How to determine the reflectivity of an asteroid
Celestial mechanics deals with the movement of celestial bodies (stars, planets, asteroids, comets, moons, ...). Of course, you need a coordinate system for this.
For example, if we look at objects in our solar system, then that would be heliocentric coordinates the easiest choice. One simply uses a “normal” three-dimensional Cartesian coordinate system with the sun at the origin. An object that moves around the sun then has 3 position coordinates (x, y, z) and three speed coordinates (vx, vy, vz) which indicate how fast the object is moving in a certain direction. The position of a celestial body is clearly determined by these 6 coordinates.
For certain applications, however, the heliocentric coordinates are somewhat impractical. What is often of interest in celestial mechanics is not the movement of an object per se, but that Change of course of the celestial body. According to Kepler's first law, planets and asteroids move in elliptical orbits around the sun. Since the sun not only exerts a gravitational force on the planets, but the planets also influence each other, these ellipses change over time!
The orbital ellipses of the planets usually get bigger and smaller, more elliptical and less elliptical, they rotate back and forth in space ... If the planets (or asteroids, comets, ...) are on stable orbits, then these fluctuations can only be found within certain limits take place. With objects on unstable / chaotic orbits, these fluctuations get bigger and bigger until the celestial body falls into the sun, flies out of the solar system or collides with another object. In order to find out whether objects are on stable or unstable orbits, celestial mechanics do not examine the changes in the heliocentric coordinates (x, y, z, vx, vy, vz) but the changes in Track elements.
These orbital elements are a coordinate system based on the properties of the orbit of a celestial body. They are made up of 6 different sizes:
- The major semi-axis (a) the train. The path of an object around the sun is described by an ellipse. The shape of an ellipse is defined by the small semi-axis (green) and large semi-axis (red):
- The Eccentricity (e) the orbit ellipse. The more eccentric an ellipse, the greater the deviation from the shape of a circle. The eccentricity is specified with a number between 0 and 1. A circle would have an eccentricity of e = 0; with increasing eccentricity the ellipse becomes more and more elongated until finally at e = 1 the ellipse becomes a line.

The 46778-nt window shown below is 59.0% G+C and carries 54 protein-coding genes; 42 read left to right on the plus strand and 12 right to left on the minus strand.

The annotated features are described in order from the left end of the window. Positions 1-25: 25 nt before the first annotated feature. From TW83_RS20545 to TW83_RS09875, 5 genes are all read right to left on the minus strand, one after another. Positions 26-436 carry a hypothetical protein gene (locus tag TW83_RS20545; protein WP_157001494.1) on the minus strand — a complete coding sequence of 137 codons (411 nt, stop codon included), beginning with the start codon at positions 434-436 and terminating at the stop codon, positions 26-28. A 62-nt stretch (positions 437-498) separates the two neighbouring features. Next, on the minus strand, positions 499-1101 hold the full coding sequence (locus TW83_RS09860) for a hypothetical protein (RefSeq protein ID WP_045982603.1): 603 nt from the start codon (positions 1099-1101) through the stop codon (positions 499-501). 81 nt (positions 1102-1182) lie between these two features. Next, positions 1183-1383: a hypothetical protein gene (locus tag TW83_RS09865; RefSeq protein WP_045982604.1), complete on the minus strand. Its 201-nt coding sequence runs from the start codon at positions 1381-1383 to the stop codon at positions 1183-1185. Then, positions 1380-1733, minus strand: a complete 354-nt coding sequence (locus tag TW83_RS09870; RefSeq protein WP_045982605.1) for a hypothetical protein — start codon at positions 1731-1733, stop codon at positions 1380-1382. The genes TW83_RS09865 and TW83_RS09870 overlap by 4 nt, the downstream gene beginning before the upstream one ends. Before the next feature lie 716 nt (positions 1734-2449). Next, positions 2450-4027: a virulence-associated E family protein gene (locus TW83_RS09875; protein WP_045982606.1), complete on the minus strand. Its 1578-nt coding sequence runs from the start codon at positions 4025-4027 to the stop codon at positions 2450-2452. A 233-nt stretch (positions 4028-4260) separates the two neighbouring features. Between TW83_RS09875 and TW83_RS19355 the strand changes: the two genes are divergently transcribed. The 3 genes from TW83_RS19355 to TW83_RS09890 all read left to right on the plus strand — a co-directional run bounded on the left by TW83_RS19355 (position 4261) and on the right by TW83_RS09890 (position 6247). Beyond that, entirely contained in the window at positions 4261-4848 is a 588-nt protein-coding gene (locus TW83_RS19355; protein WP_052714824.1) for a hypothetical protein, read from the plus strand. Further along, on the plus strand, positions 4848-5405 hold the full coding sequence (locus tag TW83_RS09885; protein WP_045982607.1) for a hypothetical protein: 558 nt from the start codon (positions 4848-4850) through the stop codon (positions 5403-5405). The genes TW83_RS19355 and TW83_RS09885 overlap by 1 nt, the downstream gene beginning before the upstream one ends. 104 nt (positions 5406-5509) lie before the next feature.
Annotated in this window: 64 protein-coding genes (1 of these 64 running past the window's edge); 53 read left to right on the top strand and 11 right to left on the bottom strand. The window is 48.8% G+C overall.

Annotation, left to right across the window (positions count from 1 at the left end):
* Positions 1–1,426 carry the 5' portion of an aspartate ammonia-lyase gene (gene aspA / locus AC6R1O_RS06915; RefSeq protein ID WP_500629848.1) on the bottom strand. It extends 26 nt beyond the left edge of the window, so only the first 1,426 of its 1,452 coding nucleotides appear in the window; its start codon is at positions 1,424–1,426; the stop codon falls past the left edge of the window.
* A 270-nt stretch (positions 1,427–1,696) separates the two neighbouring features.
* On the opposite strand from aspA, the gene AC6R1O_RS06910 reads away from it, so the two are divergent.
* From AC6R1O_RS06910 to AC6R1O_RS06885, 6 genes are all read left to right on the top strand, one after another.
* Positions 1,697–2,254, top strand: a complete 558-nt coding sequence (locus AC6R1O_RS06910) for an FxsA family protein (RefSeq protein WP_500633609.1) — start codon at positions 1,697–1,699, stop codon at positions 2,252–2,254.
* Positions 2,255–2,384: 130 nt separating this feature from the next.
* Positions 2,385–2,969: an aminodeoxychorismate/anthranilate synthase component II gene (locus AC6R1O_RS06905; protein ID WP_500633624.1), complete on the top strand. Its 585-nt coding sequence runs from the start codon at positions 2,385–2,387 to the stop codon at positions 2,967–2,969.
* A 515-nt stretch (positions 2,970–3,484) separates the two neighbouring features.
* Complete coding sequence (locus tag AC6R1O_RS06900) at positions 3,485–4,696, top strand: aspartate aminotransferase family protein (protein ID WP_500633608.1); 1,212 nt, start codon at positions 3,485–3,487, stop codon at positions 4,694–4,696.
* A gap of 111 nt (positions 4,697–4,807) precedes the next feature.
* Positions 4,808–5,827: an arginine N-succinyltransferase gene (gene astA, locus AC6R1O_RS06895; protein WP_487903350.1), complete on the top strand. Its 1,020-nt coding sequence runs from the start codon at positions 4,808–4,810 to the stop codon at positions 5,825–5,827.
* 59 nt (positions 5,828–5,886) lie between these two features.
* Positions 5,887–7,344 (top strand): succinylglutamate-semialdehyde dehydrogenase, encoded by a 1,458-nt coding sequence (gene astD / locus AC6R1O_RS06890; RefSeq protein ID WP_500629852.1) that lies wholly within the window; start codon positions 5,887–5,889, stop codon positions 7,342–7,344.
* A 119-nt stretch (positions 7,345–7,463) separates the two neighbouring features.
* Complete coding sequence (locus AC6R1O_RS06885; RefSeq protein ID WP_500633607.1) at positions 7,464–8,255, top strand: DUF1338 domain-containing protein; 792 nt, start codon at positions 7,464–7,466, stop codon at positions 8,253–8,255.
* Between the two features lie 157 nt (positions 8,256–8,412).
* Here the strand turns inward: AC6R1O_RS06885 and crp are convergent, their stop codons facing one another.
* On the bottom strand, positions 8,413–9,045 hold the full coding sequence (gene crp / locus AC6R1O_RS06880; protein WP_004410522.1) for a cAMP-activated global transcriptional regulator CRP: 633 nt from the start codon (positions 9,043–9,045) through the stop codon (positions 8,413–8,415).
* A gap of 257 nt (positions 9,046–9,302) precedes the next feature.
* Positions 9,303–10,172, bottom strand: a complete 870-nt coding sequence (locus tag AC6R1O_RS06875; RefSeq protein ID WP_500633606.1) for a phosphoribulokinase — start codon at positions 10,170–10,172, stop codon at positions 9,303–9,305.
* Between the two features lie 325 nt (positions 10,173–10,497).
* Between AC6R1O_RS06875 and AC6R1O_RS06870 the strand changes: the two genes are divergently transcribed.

Large semi-axis and eccentricity define the shape of the ellipse. However, this orbit ellipse now also has a certain position in three-dimensional space. Therefore 3 more parameters are needed to define how the ellipse is oriented in space:
- The Inclination (i) the train. The inclination or orbital inclination indicates how strong the orbit ellipse is compared to the Ecliptic is inclined. The ecliptic is the reference plane in the solar system and corresponds to the (middle) orbit plane of the earth. An orbit with e.g. an inclination of i = 5 ° is inclined by 5 ° in relation to the earth's orbit.
- The Length of the ascending node (Ω). The point at which the orbit of a celestial body penetrates the ecliptic from north to south is called descending node(☋). The point at which the orbit crosses the ecliptic from south to north is called ascending node (☊)1. The angle between the connecting line Sun-Ascending Node and the connecting line Sun spring equinox is the Length of the ascending node. The spring equinox (♈) is a fixed “zero point” that serves as a reference point for astronomical coordinates. It is the point in the sky where the sun is exactly at the beginning of astronomical spring).
- The Argument of the perihelion (ω). The argument of the perihelion is the angle between the connecting line Sun perihelion (the closest point to the sun) and the connecting line Sun ascending knot.
These three parameters (i, Ω, ω) define the position of the ellipse in space. The orbital ellipse of the celestial body is now clearly defined by the major semi-axis, eccentricity, inclination, length of the ascending node and the argument of the perihelion. But there is still another parameter missing about the Position of the celestial body set on this path. There are several possibilities for that; the most common is
Celestial mechanics deals with the movement of celestial bodies (stars, planets, asteroids, comets, moons, ...). Of course, you need a coordinate system for this. For example, if we look at objects in our solar system, then ...
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